If Braun prevails next week — he is seen as the nominal favorite and has vastly outspent his opponents — it would stand as one of the first real surprises in a Republican primary this election cycle. It would also serve as a blunt demonstration of how anti-Washington, anti-incumbent sentiment could shape the outcome of the November elections.

“There’s not a lot of daylight between any of them on the issues,” GOP pollster Christine Matthews, who served as a strategist for former Indiana Gov. Mitch Daniels, said of the three candidates. “What Braun has been able to do is say, ‘The difference with me is I’m not a professional politician.’”

Rokita and Messer have little time to point out the disparities between Braun’s carefully defined image as seen by the voters.

A story published by the Associated Press on Tuesday may help them advance that cause.

“Braun has blamed ‘career politicians’ for outsourcing good-paying jobs overseas, while pledging he’ll help bring them back. Yet when it comes to his own businesses, Braun’s record falls far short of his campaign rhetoric, a review by the Associated Press found,” the Associated Press reported on Monday:

Meyer Distributing, the Jasper-based national auto parts distribution company Braun owns, does brisk business importing goods from the same overseas countries he has criticized for taking American jobs. He also has accepted government subsidies, despite criticizing the practice.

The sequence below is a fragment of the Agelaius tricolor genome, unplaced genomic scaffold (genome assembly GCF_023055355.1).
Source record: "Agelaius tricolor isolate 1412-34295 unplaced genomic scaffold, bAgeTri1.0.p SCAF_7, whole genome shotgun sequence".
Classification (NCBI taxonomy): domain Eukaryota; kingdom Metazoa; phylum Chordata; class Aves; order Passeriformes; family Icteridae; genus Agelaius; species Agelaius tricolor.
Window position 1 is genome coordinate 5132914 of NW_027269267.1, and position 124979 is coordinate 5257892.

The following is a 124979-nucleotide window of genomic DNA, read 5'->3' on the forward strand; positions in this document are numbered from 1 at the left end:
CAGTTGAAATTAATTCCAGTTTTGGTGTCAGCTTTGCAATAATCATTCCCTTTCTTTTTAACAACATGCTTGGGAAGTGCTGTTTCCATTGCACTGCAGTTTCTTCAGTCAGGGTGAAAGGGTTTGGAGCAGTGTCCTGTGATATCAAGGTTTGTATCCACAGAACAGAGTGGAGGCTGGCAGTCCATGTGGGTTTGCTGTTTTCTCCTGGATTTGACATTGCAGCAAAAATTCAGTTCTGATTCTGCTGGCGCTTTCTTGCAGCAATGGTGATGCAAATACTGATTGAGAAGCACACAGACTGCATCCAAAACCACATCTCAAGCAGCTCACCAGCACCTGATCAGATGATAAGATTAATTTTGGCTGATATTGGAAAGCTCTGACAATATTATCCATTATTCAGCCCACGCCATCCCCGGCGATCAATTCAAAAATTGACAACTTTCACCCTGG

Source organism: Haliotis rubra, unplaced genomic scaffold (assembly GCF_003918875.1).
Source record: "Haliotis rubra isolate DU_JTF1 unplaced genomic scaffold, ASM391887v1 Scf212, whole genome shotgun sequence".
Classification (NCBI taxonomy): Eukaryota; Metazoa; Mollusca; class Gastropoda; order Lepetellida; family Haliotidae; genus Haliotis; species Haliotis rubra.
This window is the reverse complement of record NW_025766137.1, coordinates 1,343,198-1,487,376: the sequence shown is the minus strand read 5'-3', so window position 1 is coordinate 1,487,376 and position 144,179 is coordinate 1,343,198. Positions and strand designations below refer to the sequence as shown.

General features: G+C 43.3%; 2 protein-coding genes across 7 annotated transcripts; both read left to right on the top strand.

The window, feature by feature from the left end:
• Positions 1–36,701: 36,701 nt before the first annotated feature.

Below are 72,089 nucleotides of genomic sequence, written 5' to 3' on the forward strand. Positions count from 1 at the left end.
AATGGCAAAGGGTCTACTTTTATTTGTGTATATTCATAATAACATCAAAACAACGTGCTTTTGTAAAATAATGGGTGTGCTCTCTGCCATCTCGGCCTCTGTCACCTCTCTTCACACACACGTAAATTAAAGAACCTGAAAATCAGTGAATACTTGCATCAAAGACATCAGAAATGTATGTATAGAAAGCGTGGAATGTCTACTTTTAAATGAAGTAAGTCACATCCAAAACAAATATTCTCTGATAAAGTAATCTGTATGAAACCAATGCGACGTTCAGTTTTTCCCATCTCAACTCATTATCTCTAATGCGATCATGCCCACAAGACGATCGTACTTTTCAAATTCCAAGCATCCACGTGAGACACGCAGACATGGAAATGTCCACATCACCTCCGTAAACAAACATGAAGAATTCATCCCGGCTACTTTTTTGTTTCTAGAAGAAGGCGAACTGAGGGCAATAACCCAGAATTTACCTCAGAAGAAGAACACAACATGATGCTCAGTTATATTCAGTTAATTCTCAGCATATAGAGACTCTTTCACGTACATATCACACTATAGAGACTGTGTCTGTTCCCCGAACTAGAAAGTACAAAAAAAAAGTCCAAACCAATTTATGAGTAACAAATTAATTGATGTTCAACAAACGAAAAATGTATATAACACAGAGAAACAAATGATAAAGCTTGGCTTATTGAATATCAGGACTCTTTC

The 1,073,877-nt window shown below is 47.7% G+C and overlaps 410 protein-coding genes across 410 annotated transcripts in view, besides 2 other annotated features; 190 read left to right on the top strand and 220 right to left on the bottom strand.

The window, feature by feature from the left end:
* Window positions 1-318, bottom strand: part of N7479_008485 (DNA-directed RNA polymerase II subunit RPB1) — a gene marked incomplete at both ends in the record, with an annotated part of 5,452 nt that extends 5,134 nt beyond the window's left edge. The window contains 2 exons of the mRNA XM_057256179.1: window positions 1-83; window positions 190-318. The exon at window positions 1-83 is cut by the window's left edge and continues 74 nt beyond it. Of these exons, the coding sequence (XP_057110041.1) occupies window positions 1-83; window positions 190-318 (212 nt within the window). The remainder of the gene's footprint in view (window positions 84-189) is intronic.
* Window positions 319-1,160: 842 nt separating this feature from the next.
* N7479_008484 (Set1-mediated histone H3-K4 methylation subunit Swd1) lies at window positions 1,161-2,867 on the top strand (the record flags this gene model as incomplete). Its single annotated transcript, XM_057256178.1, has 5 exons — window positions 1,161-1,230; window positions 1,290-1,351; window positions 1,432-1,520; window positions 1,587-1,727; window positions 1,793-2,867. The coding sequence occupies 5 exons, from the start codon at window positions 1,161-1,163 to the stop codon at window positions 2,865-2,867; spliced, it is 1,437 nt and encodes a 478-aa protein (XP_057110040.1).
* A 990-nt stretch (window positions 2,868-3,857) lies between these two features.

And lawsuits filed against his companies — backed up by federal trucking and labor records — present a picture of a boss who has overworked and underpaid employees.

That could blunt charges of hypocrisy Braun has leveled against Donnelly, a longtime outsourcing critic who sold stock in a family business after the AP reported the company owned a factory in Mexico. It also opens him up to similar charges from his GOP opponents in the May 8 primary, Luke Messer and Todd Rokita, whom he has accused of saying one thing on the campaign trail only to “do something else when you get to D.C.”

Campaign spokesman Josh Kelley said Braun tries to distribute American-made goods but faces profitability challenges in a global economy. He also denied that workers are treated poorly and maintains that the company has a better than average safety record.

However, over the past decade, workers have sued in West Virginia, Oklahoma and California, alleging they were forced to work long hours in unsafe conditions and denied overtime pay, meal times and breaks.

With six days until election day next Tuesday, it could be a case of too little too late for the two veteran Republican politicians.

Both Messer and Rokita, however, appear to be willing to run through the tape, so the outcome of the GOP primary next Tuesday will likely hang in the balance until after the polls close.